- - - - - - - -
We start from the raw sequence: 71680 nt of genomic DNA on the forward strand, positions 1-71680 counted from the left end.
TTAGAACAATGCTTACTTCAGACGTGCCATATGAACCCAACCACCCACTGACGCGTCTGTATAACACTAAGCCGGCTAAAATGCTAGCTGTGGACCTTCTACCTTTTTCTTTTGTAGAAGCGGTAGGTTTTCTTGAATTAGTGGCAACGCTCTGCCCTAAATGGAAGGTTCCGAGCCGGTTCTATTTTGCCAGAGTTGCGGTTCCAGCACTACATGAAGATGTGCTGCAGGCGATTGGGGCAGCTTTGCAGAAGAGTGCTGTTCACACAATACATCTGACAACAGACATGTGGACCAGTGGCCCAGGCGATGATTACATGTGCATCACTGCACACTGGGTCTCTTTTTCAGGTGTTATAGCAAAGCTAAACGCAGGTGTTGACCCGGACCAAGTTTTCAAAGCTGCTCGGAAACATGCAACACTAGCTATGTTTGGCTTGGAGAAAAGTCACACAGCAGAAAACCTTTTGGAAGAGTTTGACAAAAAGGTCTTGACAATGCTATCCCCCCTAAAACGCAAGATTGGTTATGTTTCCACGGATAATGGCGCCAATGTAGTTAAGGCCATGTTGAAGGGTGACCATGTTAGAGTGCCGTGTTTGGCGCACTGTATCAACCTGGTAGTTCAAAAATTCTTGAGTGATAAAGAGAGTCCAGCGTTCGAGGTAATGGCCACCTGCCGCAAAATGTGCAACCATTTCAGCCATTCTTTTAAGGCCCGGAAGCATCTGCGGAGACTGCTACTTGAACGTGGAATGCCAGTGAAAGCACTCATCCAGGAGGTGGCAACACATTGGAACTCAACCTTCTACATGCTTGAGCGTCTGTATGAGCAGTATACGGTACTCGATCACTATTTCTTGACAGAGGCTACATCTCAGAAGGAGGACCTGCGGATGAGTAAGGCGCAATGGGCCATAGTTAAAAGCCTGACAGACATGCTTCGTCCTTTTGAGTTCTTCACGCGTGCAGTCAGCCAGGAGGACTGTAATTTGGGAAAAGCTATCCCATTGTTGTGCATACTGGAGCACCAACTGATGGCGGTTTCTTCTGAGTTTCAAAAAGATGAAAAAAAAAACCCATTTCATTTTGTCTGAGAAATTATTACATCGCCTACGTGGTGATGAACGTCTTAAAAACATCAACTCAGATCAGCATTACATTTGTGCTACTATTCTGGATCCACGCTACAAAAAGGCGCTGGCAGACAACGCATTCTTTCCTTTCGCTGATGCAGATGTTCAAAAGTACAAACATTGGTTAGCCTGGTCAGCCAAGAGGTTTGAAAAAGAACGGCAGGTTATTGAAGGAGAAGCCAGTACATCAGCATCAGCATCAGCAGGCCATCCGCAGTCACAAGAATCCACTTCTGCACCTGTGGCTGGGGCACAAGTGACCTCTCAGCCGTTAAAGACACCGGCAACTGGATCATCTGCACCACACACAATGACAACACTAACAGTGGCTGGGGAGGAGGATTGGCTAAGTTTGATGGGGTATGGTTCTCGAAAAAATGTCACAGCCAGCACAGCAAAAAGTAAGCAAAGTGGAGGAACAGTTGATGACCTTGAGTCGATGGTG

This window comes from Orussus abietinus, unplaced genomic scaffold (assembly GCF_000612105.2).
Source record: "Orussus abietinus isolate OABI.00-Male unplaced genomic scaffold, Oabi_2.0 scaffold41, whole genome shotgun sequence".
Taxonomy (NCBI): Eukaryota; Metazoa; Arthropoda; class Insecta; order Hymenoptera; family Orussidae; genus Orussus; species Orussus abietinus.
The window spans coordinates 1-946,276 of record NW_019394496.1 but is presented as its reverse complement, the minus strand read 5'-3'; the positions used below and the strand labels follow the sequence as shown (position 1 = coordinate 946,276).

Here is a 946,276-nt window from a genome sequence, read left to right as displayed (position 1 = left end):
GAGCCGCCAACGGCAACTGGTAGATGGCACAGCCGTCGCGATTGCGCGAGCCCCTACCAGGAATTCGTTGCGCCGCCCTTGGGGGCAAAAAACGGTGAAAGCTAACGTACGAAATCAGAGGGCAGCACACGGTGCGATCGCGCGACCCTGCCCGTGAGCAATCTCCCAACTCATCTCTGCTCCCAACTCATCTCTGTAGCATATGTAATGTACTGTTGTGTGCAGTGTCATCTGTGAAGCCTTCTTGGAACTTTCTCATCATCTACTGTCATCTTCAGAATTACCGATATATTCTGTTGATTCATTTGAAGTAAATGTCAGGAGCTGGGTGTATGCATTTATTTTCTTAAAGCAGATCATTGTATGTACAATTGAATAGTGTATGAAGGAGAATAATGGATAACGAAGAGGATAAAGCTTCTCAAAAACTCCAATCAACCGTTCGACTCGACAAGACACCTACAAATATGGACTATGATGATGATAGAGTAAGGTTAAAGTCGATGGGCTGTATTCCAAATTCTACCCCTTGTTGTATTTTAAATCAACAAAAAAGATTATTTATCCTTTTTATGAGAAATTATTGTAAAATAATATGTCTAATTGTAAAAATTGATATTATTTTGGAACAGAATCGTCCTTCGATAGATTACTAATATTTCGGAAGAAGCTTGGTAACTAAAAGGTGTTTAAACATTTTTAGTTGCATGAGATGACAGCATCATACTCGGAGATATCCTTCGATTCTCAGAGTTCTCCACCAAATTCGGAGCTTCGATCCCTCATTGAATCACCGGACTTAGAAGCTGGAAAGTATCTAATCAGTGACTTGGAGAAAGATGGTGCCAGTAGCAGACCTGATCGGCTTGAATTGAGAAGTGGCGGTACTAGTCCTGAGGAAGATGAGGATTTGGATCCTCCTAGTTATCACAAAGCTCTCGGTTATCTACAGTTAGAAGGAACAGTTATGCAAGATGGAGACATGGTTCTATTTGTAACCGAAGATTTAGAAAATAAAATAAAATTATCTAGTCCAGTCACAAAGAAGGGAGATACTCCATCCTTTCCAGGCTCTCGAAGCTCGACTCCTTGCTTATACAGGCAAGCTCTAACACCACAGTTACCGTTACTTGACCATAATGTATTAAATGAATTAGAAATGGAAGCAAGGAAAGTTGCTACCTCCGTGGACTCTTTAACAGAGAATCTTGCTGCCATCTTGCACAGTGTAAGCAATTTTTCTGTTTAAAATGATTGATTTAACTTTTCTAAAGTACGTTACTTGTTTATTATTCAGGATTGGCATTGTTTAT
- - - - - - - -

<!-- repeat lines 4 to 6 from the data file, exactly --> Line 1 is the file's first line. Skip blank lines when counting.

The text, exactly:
Source record: "Orussus abietinus isolate OABI.00-Male unplaced genomic scaffold, Oabi_2.0 scaffold41, whole genome shotgun sequence".
Taxonomy (NCBI): Eukaryota; Metazoa; Arthropoda; class Insecta; order Hymenoptera; family Orussidae; genus Orussus; species Orussus abietinus.
The window spans coordinates 1-946,276 of record NW_019394496.1 but is presented as its reverse complement, the minus strand read 5'-3'; the positions used below and the strand labels follow the sequence as shown (position 1 = coordinate 946,276).